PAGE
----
Jeff Blatnick was the second American Olympic gold medalist in Greco-Roman wrestling. This is particularly impressive when one considers that the first American gold medal was won at the same tournament a mere two weight classes below his, and that, in the nearly thirty years since Blatnick's Olympic triumph, the United States has only earned one other Olympic Greco gold.
The lasting significance of Blatnick's Olympic championship isn't that he won an Olympic gold medal, but that he helped pull American Greco-Roman wrestling from the deepest levels of worldwide irrelevancy into the sunshine. Before Blatnick and company came along in Los Angeles in 1984, the United States had next to nothing to show in terms of international Greco achievement.
As said above, prior to 1984 Olympic games, the US had never won a medal in Greco-Roman at the Olympic games and it had been half a decade since the last American world level medal. Greco at that point was almost the exclusive province of Eastern Block countries and a few Scandinavians. As combat sports go, Greco was every bit as foreign to American athletes as any fey far-eastern martial art.
That all changed in 1984 when the United States won its first four Olympic medals and first two golds. Blatnick's ascension to the top of the Olympic podium was symbolic of, and concurrent with, America's ascension to the status of a power in international Greco-Roman wrestling. Before the 1984 Olympics, the United States, as a team, had never placed within the top five at a world championships. In the eighteen world championships held following 1984 (this purposely excludes the disastrous results of the last Olympic cycle), the United States broke the top ten five exactly one third of the time, even winning a team world championship in 2007.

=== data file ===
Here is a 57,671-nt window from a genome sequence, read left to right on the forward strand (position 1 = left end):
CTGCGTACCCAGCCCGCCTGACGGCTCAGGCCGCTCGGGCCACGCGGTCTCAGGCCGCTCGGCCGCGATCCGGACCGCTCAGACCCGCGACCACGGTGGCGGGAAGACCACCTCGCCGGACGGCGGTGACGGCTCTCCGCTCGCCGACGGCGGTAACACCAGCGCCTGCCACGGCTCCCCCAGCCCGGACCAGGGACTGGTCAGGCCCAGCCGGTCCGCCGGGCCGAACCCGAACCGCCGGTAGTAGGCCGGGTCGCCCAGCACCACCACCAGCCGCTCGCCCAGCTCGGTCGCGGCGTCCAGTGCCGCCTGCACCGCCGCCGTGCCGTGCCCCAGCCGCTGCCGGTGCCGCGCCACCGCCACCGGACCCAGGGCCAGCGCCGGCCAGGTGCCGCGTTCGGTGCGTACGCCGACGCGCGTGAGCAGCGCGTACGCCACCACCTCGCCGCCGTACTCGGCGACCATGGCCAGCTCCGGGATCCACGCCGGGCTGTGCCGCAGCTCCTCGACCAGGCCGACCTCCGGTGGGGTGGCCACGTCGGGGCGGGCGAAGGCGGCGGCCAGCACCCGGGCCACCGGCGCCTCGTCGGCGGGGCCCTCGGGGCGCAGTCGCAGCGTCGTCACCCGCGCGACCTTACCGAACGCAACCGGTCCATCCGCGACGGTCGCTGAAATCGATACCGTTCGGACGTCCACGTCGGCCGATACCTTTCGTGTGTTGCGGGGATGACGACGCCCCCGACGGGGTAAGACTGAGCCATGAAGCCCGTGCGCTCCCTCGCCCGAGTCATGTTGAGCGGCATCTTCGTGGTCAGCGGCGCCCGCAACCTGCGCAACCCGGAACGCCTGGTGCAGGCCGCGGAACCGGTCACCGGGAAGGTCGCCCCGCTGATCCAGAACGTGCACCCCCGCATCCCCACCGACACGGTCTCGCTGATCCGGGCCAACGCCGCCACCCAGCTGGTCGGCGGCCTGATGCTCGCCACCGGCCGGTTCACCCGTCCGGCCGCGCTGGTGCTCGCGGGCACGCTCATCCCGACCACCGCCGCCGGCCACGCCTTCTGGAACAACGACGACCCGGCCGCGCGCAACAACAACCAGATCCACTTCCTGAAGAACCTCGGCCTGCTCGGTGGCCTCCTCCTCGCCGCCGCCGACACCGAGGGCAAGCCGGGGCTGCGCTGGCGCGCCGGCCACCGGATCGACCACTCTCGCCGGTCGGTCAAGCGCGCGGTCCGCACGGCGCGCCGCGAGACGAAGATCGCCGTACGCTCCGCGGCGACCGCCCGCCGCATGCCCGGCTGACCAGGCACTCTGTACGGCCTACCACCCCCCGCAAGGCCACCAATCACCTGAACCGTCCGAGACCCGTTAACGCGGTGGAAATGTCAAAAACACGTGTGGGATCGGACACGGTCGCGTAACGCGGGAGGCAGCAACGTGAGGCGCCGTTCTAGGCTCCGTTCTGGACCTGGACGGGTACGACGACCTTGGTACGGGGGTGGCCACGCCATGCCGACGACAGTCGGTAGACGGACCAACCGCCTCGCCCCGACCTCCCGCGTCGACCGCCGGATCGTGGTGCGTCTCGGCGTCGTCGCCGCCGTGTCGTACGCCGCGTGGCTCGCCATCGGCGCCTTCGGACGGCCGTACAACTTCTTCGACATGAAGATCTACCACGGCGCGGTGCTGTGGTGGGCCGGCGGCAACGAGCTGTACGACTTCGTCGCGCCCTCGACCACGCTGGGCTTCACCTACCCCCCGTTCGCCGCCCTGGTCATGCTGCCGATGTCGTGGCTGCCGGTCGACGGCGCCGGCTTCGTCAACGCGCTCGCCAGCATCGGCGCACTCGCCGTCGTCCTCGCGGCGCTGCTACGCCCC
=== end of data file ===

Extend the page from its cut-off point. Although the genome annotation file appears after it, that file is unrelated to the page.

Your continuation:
Unfortunately, the absence of the Soviet Union and Cuba (the wrestling power that is Iran was not present either, but at this point they were about as bad at Greco as us, a far cry from the juggernaut they have become in the years since) causes some to devalue Blatnick's gold medal. While it is true that the field in this Olympic tournament was without some top wrestlers, Blatnick's path to gold went through wrestlers who would attain the highest possible decorations in non-boycotted championships. Tomas Johansson, the Swede whom Blatnick defeated in the Olympic finals, would go on to win a world championship in 1986, and the Yugoslavian, Revik Memisevic who eventually was awarded silver after Johansson was later disqualified, was a world champion in 1981. Additionally, Victor Dolipshi, the Romanian who won bronze, was a previous Olympic medalist, and the Egyptian, Hassan El-Haddad, who placed fifth in 1984, would place higher at the non-boycotted 1988 games.
The 1984 gold medal match with Johansson.
Another meaningful indicator of Blatnick's status as a genuine champion is not just the fact that he had to supplant world bronze medalist Bob Walker to make his first Olympic team in 1980, but the almost unbroken string of great American big men who immediately succeeded him: the Koslowski brothers, Matt Ghaffari, Rulon Gardner, and Dremiel Byers.